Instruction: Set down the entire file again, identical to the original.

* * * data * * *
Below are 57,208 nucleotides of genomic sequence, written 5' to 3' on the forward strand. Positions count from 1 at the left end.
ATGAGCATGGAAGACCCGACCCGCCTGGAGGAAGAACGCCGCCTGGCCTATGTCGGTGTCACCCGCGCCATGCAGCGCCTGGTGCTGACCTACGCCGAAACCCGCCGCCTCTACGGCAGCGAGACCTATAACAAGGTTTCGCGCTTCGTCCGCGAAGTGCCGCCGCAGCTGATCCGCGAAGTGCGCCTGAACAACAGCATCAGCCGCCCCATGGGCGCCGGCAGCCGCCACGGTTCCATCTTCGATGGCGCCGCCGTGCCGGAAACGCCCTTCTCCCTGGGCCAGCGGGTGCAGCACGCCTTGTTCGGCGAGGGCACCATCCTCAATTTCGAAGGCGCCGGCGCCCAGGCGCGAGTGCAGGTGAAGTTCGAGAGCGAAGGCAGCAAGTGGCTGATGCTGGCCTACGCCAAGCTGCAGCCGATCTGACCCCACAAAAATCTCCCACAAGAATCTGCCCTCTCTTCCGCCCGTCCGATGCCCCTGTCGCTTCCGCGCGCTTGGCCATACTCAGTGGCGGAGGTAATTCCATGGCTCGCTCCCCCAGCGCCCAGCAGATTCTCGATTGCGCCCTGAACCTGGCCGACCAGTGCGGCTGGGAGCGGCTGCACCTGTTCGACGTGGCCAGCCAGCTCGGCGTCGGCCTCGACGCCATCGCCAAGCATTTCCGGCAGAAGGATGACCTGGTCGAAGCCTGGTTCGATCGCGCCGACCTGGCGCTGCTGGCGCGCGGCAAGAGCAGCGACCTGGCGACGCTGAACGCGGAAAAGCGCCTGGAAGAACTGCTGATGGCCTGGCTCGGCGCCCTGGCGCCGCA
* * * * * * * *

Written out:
Below are 57,208 nucleotides of genomic sequence, written 5' to 3' on the forward strand. Positions count from 1 at the left end.
ATGAGCATGGAAGACCCGACCCGCCTGGAGGAAGAACGCCGCCTGGCCTATGTCGGTGTCACCCGCGCCATGCAGCGCCTGGTGCTGACCTACGCCGAAACCCGCCGCCTCTACGGCAGCGAGACCTATAACAAGGTTTCGCGCTTCGTCCGCGAAGTGCCGCCGCAGCTGATCCGCGAAGTGCGCCTGAACAACAGCATCAGCCGCCCCATGGGCGCCGGCAGCCGCCACGGTTCCATCTTCGATGGCGCCGCCGTGCCGGAAACGCCCTTCTCCCTGGGCCAGCGGGTGCAGCACGCCTTGTTCGGCGAGGGCACCATCCTCAATTTCGAAGGCGCCGGCGCCCAGGCGCGAGTGCAGGTGAAGTTCGAGAGCGAAGGCAGCAAGTGGCTGATGCTGGCCTACGCCAAGCTGCAGCCGATCTGACCCCACAAAAATCTCCCACAAGAATCTGCCCTCTCTTCCGCCCGTCCGATGCCCCTGTCGCTTCCGCGCGCTTGGCCATACTCAGTGGCGGAGGTAATTCCATGGCTCGCTCCCCCAGCGCCCAGCAGATTCTCGATTGCGCCCTGAACCTGGCCGACCAGTGCGGCTGGGAGCGGCTGCACCTGTTCGACGTGGCCAGCCAGCTCGGCGTCGGCCTCGACGCCATCGCCAAGCATTTCCGGCAGAAGGATGACCTGGTCGAAGCCTGGTTCGATCGCGCCGACCTGGCGCTGCTGGCGCGCGGCAAGAGCAGCGACCTGGCGACGCTGAACGCGGAAAAGCGCCTGGAAGAACTGCTGATGGCCTGGCTCGGCGCCCTGGCGCCGCA